Dir: James Gunn. Starring: Margot Robbie, Idris Elba, John Cena, Joel Kinnaman, Sylvester Stallone, Viola Davis, Jai Courtney, Peter Capaldi. 15, 132 mins.
When the words “directed by James Gunn” first pop up on screen in The Suicide Squad, they’re accompanied by a rather curious visual: a tiny, daffodil-coloured bird pecking delicately at a human brain stem. Think of it as a statement of the artist’s intent. Gunn’s film is as sugary sweet as it is bloody, like an ice cream sundae drizzled with organs. It’s a far cry from – and an unbelievably vast improvement on – 2016’s Suicide Squad. Besides lacking the presence of a single human emotion, the previous outing possessed all the edge of one of those bile-green shots of Sourz Apple.
In fact, Gunn’s distinct and self-assured vision, which he’s said was left untouched and unbothered by studio interference, puts The Suicide Squad alongside the very best of modern comic-book filmmaking. His film, which now comes with an all-important “The” at the beginning of its title, functions both as a sequel and a fresh start. Almost everything about the previous instalment has been slashed except for a handful of favoured characters – Margot Robbie’s Harley Quinn, of course, one of the jewels in DC’s crown, alongside Jai Courtney’s Captain Boomerang and Joel Kinnaman’s Rick Flag.
It does, however, benefit from the familiarity audiences have with the very concept of the Suicide Squad, otherwise known as Task Force X – a pick ‘n’ mix line-up of villains and ne’er-do-wells assembled by the government and sent to complete the hardest and most impossible tasks, all with bombs strapped to their necks in case they try to play hooky. Viola Davis’s Amanda Waller, also returning as the head of Task Force X, has put together a new team for a new mission. This one involves a highly secretive piece of alien technology cloistered away on the (fictional) South American island of Corto Maltese – a place that’s newly come under the rule of the thoroughly anti-American Silvio Luna (Juan Diego Botto).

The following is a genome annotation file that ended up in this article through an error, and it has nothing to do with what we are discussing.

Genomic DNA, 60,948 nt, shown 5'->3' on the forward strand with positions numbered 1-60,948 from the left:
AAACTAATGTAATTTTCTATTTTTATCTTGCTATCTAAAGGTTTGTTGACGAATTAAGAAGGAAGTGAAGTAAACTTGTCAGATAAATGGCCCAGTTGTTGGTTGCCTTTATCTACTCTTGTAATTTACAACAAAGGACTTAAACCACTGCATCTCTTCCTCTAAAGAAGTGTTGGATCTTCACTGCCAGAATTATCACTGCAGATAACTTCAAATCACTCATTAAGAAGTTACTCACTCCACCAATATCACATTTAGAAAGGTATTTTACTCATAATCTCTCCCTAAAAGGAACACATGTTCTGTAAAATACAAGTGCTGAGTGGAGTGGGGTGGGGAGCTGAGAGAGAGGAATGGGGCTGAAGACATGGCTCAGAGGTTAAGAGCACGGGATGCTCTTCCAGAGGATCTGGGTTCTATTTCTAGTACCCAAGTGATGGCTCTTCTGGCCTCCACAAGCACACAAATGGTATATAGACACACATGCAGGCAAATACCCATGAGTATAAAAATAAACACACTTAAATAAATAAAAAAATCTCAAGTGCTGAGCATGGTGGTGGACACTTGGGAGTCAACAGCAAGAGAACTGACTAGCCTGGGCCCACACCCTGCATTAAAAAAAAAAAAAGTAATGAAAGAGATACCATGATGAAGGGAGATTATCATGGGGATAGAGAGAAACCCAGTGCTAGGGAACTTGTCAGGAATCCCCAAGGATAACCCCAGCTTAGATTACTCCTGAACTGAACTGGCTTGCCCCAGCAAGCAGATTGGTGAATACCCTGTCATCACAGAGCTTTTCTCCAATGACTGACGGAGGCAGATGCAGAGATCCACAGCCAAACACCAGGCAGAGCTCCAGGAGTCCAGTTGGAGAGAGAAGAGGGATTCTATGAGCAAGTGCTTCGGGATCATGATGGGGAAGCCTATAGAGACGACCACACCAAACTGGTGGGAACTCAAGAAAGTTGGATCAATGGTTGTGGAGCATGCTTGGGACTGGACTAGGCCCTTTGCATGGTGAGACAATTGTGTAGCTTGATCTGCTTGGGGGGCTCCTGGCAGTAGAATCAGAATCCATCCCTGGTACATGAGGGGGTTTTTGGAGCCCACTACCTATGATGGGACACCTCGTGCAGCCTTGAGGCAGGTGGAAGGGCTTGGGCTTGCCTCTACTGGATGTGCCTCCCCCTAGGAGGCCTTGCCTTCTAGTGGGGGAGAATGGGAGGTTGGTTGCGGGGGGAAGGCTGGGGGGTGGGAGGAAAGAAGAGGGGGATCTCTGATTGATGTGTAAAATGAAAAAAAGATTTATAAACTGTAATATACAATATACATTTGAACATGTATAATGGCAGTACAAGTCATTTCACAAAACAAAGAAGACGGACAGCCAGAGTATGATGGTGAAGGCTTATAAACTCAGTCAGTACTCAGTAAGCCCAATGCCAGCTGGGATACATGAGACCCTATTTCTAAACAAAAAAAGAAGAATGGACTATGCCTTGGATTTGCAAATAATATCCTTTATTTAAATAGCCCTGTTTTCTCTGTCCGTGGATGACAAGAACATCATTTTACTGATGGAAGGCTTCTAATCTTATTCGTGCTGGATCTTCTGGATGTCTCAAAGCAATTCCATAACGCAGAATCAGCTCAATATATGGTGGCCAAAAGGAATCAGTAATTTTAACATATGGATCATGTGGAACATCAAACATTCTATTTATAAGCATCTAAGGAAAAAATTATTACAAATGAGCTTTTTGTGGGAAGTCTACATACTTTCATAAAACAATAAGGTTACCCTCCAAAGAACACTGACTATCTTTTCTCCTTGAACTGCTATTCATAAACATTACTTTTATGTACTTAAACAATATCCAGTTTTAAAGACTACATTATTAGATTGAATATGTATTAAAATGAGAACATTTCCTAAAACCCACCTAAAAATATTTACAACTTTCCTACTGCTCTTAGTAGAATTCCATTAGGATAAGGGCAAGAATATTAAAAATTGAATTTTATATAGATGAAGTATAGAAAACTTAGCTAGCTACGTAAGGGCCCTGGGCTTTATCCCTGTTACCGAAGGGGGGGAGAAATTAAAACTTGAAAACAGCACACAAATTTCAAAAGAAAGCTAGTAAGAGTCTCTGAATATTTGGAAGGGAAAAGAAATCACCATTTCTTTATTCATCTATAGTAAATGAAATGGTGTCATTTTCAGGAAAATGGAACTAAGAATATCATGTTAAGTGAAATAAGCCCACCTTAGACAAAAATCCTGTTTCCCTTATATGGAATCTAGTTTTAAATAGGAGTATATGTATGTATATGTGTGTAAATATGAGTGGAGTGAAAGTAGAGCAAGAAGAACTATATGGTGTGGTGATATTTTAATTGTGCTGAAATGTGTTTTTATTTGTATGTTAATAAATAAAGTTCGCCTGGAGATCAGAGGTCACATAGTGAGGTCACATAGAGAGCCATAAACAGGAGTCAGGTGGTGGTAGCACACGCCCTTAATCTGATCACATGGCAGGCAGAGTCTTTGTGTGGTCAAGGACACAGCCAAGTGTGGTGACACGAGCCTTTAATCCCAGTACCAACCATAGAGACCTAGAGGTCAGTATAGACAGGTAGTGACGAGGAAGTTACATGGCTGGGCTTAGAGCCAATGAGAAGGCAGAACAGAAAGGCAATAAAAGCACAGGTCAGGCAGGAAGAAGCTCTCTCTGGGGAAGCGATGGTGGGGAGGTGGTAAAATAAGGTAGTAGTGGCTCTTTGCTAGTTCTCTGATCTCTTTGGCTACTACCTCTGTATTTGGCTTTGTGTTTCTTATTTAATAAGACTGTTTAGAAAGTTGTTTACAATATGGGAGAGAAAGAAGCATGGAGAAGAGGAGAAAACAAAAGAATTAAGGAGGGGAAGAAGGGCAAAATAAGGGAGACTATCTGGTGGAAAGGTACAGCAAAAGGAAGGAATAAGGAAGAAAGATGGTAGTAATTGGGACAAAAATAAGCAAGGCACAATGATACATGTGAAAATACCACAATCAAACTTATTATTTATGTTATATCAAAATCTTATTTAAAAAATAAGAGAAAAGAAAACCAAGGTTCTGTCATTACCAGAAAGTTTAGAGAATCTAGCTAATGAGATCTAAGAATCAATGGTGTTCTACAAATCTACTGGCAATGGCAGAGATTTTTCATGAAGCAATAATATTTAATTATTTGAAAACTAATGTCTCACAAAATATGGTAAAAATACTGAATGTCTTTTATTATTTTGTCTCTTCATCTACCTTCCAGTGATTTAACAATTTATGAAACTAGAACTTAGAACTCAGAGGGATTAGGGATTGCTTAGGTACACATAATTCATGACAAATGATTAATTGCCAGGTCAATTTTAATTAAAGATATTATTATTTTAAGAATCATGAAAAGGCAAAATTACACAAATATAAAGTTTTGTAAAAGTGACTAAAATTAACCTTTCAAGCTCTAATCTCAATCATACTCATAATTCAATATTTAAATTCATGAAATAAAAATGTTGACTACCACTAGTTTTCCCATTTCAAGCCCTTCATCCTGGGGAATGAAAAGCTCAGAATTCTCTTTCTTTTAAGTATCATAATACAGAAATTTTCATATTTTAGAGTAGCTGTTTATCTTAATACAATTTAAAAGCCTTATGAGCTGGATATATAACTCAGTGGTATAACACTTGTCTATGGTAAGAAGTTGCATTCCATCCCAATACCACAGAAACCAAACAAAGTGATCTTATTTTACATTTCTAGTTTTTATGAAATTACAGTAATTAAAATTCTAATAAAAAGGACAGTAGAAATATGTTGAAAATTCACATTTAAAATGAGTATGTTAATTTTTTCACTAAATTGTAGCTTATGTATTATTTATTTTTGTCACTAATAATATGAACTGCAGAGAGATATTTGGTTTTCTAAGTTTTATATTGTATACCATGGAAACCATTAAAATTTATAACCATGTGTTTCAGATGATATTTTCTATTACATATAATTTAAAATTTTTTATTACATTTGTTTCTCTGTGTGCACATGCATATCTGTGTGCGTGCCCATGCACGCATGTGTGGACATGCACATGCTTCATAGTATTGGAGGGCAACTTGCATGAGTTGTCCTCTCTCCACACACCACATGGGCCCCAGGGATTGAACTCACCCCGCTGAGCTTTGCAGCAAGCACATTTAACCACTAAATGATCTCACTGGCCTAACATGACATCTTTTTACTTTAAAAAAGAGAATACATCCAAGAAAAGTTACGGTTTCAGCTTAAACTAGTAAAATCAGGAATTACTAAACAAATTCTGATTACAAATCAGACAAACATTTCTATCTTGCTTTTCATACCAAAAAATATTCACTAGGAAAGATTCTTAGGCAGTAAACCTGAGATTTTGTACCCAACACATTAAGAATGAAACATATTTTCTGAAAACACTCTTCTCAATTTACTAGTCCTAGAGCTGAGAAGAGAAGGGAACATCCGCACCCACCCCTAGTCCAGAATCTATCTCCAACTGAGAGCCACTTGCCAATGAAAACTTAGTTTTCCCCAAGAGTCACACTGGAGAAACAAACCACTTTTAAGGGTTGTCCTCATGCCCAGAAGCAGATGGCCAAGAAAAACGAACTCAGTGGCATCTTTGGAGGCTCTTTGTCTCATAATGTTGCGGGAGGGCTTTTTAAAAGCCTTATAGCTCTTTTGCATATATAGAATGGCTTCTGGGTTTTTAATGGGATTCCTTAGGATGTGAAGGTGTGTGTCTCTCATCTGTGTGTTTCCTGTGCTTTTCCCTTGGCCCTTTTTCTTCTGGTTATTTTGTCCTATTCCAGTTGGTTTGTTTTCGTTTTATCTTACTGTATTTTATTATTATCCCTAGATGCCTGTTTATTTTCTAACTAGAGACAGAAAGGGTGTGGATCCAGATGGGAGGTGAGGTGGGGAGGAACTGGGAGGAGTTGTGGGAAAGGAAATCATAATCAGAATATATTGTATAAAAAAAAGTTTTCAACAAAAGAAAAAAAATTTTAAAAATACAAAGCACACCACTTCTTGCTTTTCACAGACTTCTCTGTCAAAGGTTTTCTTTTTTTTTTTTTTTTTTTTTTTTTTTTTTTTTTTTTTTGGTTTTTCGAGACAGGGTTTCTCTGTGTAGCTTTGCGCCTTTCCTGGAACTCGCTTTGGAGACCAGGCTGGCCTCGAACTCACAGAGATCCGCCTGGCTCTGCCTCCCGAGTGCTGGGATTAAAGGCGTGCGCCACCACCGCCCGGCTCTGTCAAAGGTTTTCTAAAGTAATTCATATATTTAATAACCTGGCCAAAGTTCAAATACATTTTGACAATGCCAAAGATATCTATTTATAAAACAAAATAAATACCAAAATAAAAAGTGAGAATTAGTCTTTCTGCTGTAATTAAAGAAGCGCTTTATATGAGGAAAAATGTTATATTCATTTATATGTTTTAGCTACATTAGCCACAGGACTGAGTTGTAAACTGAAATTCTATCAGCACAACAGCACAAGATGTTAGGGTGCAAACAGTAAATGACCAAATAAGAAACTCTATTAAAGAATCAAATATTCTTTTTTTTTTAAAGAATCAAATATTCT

But here, she’s an efficient and pitiless villain complex enough to be worthy of Davis’s unmatched talents. Gunn lets her dive straight into the action, sending out faces both familiar and unfamiliar to their probable deaths. The director, who also has sole credit for the film’s script, has scoured the wildest and weirdest corners of comic book history to fill his own beefed-up platoon, introducing such characters as Polka-Dot Man (David Dastmalchian) and Weasel (Sean Gunn, brother of James, in a mo-cap suit).
Where 2016’s Suicide Squad was all posturing, Gunn’s follow-up delivers the goods and never flinches while doing so. The death toll is high and surprisingly indiscriminate. Thanks partially to the presence of King Shark (played by Steve Agee, but voiced by Sylvester Stallone), there are enough torn limbs and blasted brains to ensure that no one ever forgets Gunn’s roots in B-movie style horror. There’s an obvious comparison to be made here with the distinctly family-friendly Guardians of the Galaxy – the director’s other superhero franchise, which he was briefly dismissed from following a right-wing campaign targeting old, offensive tweets.
Warner Bros used that small window of opportunity to play some corporate mind games – not only did they snatch up Gunn, but they promised him all the swearing and violence that was still verboten over at Marvel. Yet these films are all built up from the same, core strength: a surprising and tender sincerity beneath all the spectacle. The violence and the outrageousness alone aren’t what makes The Suicide Squad tick – it’s Gunn’s understanding of the transgressive power of the outsider figure.
His film provides a firm critique of the kind of imperialism often tethered to the genre, where superheroes are free to mow through foreign countries, leaving destruction in their wake – all to advance the American Way. There’s a deftness, too, in how his characters are all written as products of, and eventual champions over, their own trauma. Robbie, now so at home in the role of Harley Quinn, gets to continue her narrative of self-actualisation begun in her spin-off outing, Cathy Yan’s Birds of Prey. It all culminates in a fight scene that features a striking and colourful hail of flowers, birds, and pure female rage.
There’s an ease and a grace with which Idris Elba settles into the role of Bloodsport, who could so easily have been just another grizzled mercenary à la Will Smith’s Deadshot – a character reportedly meant to return for the sequel, before Smith turned down the opportunity. But it’s Daniela Melchior’s Ratcatcher 2, the kind heart of the group and a friend to all creatures, who becomes the unexpected emotional lynchpin of the film. All this, and Jared Leto’s Joker doesn’t crop up once.
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